Here, the hydrogen version of Cummins’ fuel-agnostic platform is seen as the crucial initial step to achieving zero emissions for medium and heavy-duty truck manufacturers. The main focus is on three key areas for hydrogen: the production of green hydrogen, the management and transport of hydrogen, and the application of hydrogen in engines and fuel cells. The company introduced the Cummins B6.7H hydrogen engine in the transmission of a medium-duty truck. This was to demonstrate the technology’s compatibility with current truck designs and with comparable performance, range and payload. Here, the hydrogen must be compressed into the available space and meet the duty cycle requirements of the vehicle. Through its joint venture with NPROXX, known for high-pressure hydrogen storage for stationary and mobile applications, the company will support the OEM integration process. NPROXX hydrogen tanks were installed on the concept medium-duty delivery vehicle. A high pressure capacity hydrogen storage system of 700 bar, it is said to offer a potential operating range of up to 500 kilometres.

Anjali Pandey, Vice President, Engines and Components Business, Cummins India

New zero-emissions products revealed included a next-generation fuel cell engine. It is claimed to meet the duty cycle, performance and packaging requirements of medium and heavy-duty trucks and buses, and is available in single 135 kW and dual 270 kW modules. Cummins is known to work with Scania in Europe and Daimler Trucks in North America to develop and integrate these next-generation fuel cells into demonstration vehicles. According to Anjali Pandey, Vice President, Engine Business and Components Business, Cummins India, “While diesel has been the primary fuel source due to its versatility and ease of availability, hydrogen engines have the potential to become a major step on the way to a zero carbon economy because they employ technology that is available today.

Dual module Cummins hydrogen fuel cell engine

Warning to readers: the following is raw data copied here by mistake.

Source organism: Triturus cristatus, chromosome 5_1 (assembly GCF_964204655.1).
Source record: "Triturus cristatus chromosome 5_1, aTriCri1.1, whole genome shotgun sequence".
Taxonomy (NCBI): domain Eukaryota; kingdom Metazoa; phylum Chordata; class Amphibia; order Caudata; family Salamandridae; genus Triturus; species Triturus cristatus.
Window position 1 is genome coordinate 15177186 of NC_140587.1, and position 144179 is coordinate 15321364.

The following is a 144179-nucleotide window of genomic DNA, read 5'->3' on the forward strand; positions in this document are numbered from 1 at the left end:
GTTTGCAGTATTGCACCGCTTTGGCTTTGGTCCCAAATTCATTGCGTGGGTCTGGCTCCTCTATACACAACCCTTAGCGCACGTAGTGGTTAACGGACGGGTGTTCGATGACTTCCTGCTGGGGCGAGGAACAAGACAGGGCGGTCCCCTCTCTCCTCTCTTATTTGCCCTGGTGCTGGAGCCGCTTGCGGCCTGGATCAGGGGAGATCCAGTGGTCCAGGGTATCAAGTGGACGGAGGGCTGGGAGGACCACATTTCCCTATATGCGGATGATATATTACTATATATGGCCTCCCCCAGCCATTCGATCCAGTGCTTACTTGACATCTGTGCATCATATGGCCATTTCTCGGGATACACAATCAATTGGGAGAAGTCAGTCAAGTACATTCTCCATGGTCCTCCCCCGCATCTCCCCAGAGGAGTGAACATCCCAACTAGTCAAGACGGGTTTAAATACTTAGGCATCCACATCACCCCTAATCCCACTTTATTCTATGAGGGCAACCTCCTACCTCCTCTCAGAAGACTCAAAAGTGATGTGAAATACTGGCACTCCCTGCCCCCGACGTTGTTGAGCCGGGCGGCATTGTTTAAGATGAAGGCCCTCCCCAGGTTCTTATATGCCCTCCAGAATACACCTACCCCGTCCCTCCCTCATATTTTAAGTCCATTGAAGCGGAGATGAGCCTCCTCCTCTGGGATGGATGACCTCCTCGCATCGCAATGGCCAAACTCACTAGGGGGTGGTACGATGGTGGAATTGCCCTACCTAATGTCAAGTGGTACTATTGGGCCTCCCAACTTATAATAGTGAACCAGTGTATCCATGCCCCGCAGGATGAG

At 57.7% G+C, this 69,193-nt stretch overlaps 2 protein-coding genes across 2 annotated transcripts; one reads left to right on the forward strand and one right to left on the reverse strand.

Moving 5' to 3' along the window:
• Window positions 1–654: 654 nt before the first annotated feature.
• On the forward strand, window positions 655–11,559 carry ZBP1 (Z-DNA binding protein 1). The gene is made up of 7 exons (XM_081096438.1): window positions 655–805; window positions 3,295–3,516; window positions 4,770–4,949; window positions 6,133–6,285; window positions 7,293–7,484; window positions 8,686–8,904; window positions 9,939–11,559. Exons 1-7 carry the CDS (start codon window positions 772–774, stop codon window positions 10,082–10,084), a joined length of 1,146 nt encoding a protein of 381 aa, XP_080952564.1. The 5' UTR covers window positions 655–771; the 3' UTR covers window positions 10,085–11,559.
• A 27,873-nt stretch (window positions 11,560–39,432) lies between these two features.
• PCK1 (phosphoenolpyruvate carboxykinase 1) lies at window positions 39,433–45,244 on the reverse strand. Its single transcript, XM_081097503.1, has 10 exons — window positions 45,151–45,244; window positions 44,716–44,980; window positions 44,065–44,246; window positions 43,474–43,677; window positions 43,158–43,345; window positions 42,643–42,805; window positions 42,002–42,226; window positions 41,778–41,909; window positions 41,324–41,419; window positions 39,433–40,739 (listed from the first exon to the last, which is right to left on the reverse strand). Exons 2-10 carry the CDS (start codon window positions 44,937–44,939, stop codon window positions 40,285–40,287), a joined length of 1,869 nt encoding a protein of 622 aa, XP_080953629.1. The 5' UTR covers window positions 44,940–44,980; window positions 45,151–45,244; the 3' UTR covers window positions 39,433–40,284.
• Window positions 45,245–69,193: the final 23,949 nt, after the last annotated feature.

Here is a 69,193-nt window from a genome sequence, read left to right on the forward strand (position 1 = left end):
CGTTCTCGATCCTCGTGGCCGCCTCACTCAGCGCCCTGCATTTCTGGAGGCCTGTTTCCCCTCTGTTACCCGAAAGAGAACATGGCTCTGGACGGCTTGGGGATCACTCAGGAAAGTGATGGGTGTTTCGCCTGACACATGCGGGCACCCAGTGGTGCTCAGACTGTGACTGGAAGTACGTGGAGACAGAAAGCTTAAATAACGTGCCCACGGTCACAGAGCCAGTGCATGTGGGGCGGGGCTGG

Non-ICE zero emission solutions
On the non-ICE solutions front, the company is working to achieve net zero emissions with the lithium iron phosphate (LFP) battery. Calling it proven battery chemistry, developing without the use of rare earth metals like nickel and cobalt should make it both affordable and durable. It boasts of faster charging, high power output and 10% longer life expectancy. According to the company’s claims, Cummins LFP batteries are designed to meet continuous duty cycles and help meet requirements for a lower total cost of ownership (TCO). The company also has a set of NMC batteries. In this range, the BP95E is said to have a 30% longer lifespan than previous models. Those looking for a lightweight option can consider the BP30E, designed to meet optimal space utilization. It’s supposed to be compact enough to fit in the tightest spaces of most utility vehicles.

Strategic acquisition
To realize its ambition of a net-zero emissions portfolio by 2050, the company continues to seek competent partners. With the strategic acquisition of Meritor, Cummins hopes to be able to expand its technical capabilities across the entire powertrain and associated subsystems. Meritor is said to bring versatility with its powertrain products and expertise in electric vehicle integration. “We are in a unique position to do something no one else can to help our customers navigate and succeed in the decarbonization process with a range of technology options optimized to meet the needs of all stakeholders. We will continue to work hand-in-hand with our customers on zero-emissions solutions that further our shared goal of reducing our impact on the planet,” concluded Rumsey. credible” by “advancing” current solutions with NOx and CO2 reductions, a bridge through phase that involves many competing solutions for segment by segment to the more expensive electric battery and fuel cell become technologically and financially viable.The focus is also on the progressive decarbonization of the network for an overall “Well-to-Wheel” impact. AIT

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Richard V. Johnson